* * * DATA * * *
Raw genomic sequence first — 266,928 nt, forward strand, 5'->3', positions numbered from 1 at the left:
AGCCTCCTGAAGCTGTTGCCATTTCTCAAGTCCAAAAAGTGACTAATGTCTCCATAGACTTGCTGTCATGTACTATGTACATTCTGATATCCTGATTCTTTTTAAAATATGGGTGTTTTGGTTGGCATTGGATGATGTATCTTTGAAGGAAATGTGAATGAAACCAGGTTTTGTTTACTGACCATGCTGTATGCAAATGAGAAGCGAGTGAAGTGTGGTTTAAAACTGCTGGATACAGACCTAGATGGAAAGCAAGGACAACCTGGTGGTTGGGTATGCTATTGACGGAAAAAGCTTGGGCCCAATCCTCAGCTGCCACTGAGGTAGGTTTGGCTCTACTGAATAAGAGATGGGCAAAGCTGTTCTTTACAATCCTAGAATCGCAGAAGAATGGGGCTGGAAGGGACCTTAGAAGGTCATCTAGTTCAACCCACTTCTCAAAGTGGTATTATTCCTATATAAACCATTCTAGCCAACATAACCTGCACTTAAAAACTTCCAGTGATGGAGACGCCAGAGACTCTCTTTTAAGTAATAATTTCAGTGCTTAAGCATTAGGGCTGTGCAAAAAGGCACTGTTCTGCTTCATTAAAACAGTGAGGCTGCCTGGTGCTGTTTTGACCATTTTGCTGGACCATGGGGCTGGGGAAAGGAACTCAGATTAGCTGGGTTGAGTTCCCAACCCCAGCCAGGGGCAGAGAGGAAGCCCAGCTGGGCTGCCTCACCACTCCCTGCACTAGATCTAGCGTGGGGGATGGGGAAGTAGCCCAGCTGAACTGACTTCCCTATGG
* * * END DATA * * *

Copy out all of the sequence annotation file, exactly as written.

Raw genomic sequence first — 266,928 nt, forward strand, 5'->3', positions numbered from 1 at the left:
AGCCTCCTGAAGCTGTTGCCATTTCTCAAGTCCAAAAAGTGACTAATGTCTCCATAGACTTGCTGTCATGTACTATGTACATTCTGATATCCTGATTCTTTTTAAAATATGGGTGTTTTGGTTGGCATTGGATGATGTATCTTTGAAGGAAATGTGAATGAAACCAGGTTTTGTTTACTGACCATGCTGTATGCAAATGAGAAGCGAGTGAAGTGTGGTTTAAAACTGCTGGATACAGACCTAGATGGAAAGCAAGGACAACCTGGTGGTTGGGTATGCTATTGACGGAAAAAGCTTGGGCCCAATCCTCAGCTGCCACTGAGGTAGGTTTGGCTCTACTGAATAAGAGATGGGCAAAGCTGTTCTTTACAATCCTAGAATCGCAGAAGAATGGGGCTGGAAGGGACCTTAGAAGGTCATCTAGTTCAACCCACTTCTCAAAGTGGTATTATTCCTATATAAACCATTCTAGCCAACATAACCTGCACTTAAAAACTTCCAGTGATGGAGACGCCAGAGACTCTCTTTTAAGTAATAATTTCAGTGCTTAAGCATTAGGGCTGTGCAAAAAGGCACTGTTCTGCTTCATTAAAACAGTGAGGCTGCCTGGTGCTGTTTTGACCATTTTGCTGGACCATGGGGCTGGGGAAAGGAACTCAGATTAGCTGGGTTGAGTTCCCAACCCCAGCCAGGGGCAGAGAGGAAGCCCAGCTGGGCTGCCTCACCACTCCCTGCACTAGATCTAGCGTGGGGGATGGGGAAGTAGCCCAGCTGAACTGACTTCCCTATGG